The characterization of comet and asteroid interiors will eventually require in situ exploration with drills, penetrators/penetrometers, hypervelocity impactors, excavators or other devices. Because they offer desirable scientific capabilities and relative mechanical simplicity, penetrators and penetrometers, which use only axial force to push beneath the surface, are a good choice for near-term missions. Penetrometers are instruments, generally deployed from a larger vehicle, that measure subsurface mechanical properties and may also contain additional scientific instruments. There are three basic types: "fast" penetrometers are released from above and plunge into the surface. Static and dynamic (collectively referred to as "slow") penetrometers use, respectively, a constant slow penetration speed and periodic hammering impulses. The low gravity environment of asteroids and comets presents a key challenge to instrument deployment and also greatly affects the mechanical properties of surface materials, and in turn penetrometer performance. The Rosetta mission, currently en route to comet 67P/Churyumov-Gerasimenko, will be the next mission to try both fast and slow, dynamic penetrometry, when it arrives in 2014. We present some new concepts of static penetrometers for small body exploration that are adapted to the low gravity environment. The low gravity environment also presents challenges for the testing of penetrometers on Earth and a number of previous solutions are described and new methods suggested. In the next generation of missions to study comets and asteroids, penetrometers could provide important data on their mechanical, seismic, thermal, electromagnetic, and chemical characteristics, as well as sample collection.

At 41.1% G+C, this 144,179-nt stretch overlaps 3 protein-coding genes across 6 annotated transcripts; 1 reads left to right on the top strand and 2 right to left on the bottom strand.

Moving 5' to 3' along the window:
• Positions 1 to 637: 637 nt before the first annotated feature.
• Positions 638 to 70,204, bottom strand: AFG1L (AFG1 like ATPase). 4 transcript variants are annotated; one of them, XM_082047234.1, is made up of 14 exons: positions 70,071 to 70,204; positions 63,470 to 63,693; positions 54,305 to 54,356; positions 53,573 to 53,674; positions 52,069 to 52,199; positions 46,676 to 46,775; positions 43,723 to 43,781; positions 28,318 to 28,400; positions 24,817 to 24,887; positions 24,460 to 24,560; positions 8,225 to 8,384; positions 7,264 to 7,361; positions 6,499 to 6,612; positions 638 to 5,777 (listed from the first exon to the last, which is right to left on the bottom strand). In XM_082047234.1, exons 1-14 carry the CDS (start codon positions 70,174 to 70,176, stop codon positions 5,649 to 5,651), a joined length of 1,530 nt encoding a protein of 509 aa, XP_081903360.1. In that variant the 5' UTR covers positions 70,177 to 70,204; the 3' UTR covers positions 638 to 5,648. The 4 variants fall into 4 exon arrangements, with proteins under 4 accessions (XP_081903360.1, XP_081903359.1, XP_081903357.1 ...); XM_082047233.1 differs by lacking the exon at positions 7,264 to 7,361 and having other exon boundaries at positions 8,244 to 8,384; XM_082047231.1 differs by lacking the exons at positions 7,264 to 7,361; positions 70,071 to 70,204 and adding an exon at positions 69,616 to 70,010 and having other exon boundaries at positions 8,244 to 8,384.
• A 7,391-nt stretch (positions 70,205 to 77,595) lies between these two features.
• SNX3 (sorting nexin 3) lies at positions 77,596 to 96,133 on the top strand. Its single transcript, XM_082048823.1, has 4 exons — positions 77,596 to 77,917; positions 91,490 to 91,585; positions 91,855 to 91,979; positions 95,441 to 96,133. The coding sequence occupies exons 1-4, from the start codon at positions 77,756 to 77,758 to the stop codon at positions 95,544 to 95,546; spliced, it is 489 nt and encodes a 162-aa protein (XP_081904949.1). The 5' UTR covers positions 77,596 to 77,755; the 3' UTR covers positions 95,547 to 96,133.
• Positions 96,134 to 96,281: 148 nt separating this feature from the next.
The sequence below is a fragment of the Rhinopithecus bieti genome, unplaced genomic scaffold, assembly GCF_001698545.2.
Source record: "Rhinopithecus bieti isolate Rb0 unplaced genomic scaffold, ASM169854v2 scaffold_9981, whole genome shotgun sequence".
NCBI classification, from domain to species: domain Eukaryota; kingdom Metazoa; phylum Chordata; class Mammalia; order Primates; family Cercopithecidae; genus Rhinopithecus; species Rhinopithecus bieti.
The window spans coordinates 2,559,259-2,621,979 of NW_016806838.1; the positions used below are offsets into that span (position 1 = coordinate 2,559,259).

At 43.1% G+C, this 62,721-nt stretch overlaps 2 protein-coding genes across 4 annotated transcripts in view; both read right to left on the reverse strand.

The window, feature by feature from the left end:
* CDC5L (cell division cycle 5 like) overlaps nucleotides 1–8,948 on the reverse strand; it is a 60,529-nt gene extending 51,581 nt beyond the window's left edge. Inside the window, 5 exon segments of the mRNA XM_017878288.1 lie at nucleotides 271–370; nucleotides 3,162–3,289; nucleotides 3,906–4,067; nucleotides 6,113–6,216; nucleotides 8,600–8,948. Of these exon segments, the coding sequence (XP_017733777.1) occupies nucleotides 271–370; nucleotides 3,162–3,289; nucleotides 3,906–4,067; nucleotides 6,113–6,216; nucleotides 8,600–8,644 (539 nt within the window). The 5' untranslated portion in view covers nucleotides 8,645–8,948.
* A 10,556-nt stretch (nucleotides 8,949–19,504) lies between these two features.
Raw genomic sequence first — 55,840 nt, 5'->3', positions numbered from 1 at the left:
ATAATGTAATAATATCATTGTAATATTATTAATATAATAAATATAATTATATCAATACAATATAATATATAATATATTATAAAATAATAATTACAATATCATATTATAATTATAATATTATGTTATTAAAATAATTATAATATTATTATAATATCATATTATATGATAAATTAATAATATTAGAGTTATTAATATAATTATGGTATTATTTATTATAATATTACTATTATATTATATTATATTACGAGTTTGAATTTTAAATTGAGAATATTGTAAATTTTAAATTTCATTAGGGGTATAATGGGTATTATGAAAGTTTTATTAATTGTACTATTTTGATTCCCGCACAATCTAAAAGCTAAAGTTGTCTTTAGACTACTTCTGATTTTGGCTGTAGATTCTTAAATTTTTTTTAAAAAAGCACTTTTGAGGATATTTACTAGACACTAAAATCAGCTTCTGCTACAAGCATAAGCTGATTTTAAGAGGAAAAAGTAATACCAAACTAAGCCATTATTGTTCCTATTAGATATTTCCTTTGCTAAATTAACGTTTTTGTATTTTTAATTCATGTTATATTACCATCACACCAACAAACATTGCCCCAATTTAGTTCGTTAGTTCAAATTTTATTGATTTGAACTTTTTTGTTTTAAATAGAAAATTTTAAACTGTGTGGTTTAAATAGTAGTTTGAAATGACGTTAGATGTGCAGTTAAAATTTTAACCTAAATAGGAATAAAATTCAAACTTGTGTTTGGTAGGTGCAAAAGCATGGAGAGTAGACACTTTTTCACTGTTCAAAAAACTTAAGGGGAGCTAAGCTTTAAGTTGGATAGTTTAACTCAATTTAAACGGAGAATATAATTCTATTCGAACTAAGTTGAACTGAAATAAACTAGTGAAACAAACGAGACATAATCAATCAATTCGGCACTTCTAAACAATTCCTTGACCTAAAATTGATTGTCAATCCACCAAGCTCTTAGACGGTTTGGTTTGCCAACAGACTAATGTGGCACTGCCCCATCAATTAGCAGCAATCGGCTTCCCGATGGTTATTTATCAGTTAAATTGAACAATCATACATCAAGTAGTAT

• Physical properties of meteorites—Applications in space missions to asteroids

    Kohout, T.; Kletetschka, G.; Elbra, T.; Adachi, T.; Mikula, V.; Pesonen, L. J.; Schnabl, P.; Slechta, S. (The Meteoritical Society, 2008-01-01)